Mexico Military, Economy and Transportation

Mexico Military, Economy and Transportation


Economy overview: Mexico has a free market economy, which is a mixture of modern and outdated industrial and agricultural industries, the private sector is becoming increasingly important in the economy. The number of state-owned enterprises in Mexico fell from 1,000 in 1982 to less than 200 in 2000. The ZEDILLO administration privatized and expanded competition in shipping, air, rail, telecommunications, electricity, and the delivery of natural gas to consumers. A strong export sector helped cushion the 1995 recession and enabled the economy to recover quickly during 1996-2000. Private consumption has become the main driver of growth, complemented by growth in employment and wages. Mexico still needs to solve many structural problems, as it tries to modernize the economy and raise living standards. The distribution of income is very unequal, with 20% of the population accounting for 55% of income. Trade with the United States and Canada has tripled since the conclusion of the Free Trade Agreement (NAFTA) in 1994. Mexico in 2000 prepared free trade agreements with the EU, Israel, El Salvador, Honduras and Guatemala, and concluded additional trade agreements with Latin American countries and Asia to reduce the country’s dependence on the United States.
GDP: at purchasing power parity – $915 billion (2000 est.).
Real GDP growth rate: 7.1% (2000 est.).
GDP per capita: at purchasing power parity – $9,100 (2000 est.).
The composition of GDP by sectors of the economy: agriculture: 5%; industry: 27%; service sector: 68% (2000).
Proportion of population below the poverty line: 27% (1998 est.).
Percentage distribution of family income or consumption: 10% of the poorest families account for: 1.8%; 10% of the wealthiest families account for: 36.6% (1996).
Inflation rate at consumer prices: 9% (2000 est.).
Labor force: 39.8 million people (2000 est.).
Employment structure: agriculture 20%, industry 24%, services 56%
Unemployment rate: in cities 2.2% also a significant part of the population is employed part-time.
Budget: revenues: $125 billion; expenditures: $130 billion, including capital investment – NA (2000 est.).
Economic sectors: food and beverage, tobacco, chemicals, iron and steel, oil and petroleum products, mining, textiles, clothing, automobiles, consumer durables, tourism.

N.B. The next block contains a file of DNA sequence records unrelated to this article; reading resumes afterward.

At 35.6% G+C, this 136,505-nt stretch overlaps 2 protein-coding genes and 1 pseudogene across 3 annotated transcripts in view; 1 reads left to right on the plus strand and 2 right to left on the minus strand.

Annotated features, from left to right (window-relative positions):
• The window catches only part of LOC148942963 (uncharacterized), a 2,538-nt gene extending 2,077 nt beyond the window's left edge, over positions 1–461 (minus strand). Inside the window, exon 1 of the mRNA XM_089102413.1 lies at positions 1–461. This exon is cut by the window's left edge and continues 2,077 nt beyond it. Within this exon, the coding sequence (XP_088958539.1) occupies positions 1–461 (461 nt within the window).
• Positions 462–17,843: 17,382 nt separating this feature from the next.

Growth in industrial production: 7.5% (2000 est.).
Electricity generation: 182.492 billion kWh (1999)
Sources of electricity generation: fossil fuels: 74.12%; hydropower: 17.75%; nuclear fuel: 5.21%; others: 2.92% (1999).
Electricity consumption: 170.754 billion kWh (1999)
Electricity export: 11 million kWh (1999).
Electricity import: 1.047 billion kWh (1999)
Agricultural products: corn, wheat, soybeans, rice, legumes, cotton, coffee, fruits, tomatoes; beef, poultry, dairy products; forest products.
Exports: $168 billion (free on board, 2000), including duty-free temporary importation (for assembly plants).
Exports: manufactured goods, oil and oil products, silver, coffee, cotton.
Export partners: USA 88.6%, Canada 2%, Spain 0.9%, Germany 0.9%, Japan 0.6%, UK 0.6%, Netherlands Antilles 0.5% Switzerland 0.3%, Venezuela 0, 3%, Chile 0.3% (2000 est.).
Imports: $176 billion (free on board, 2000), including duty-free temporary admission (for assembly plants operating in cooperation with US companies).
Import items: machine tools, rolled steel, agricultural machinery, electrical equipment, car assembly components, car parts, aircraft and components for them.
Import partners: USA 73.6%, Japan 3.7%, Germany 3.3%, Canada 2.3%, South Korea 2%, China 1.6%, Taiwan 1.2%, Italy 1%, Brazil 1% (2000 est.).
External debt: $162 billion (2000). Economic aid recipient: $1.166 billion (1995)
Economic aid donor:
Currency: Mexican peso.
Currency code: MXN.
Exchange rate: MXN/USD – 9.7701 (January 2001), 9.4556 (2000), 9.5604 (1999), 9.1360 (1998), 7.9185 (1997), 7.5994 (1996).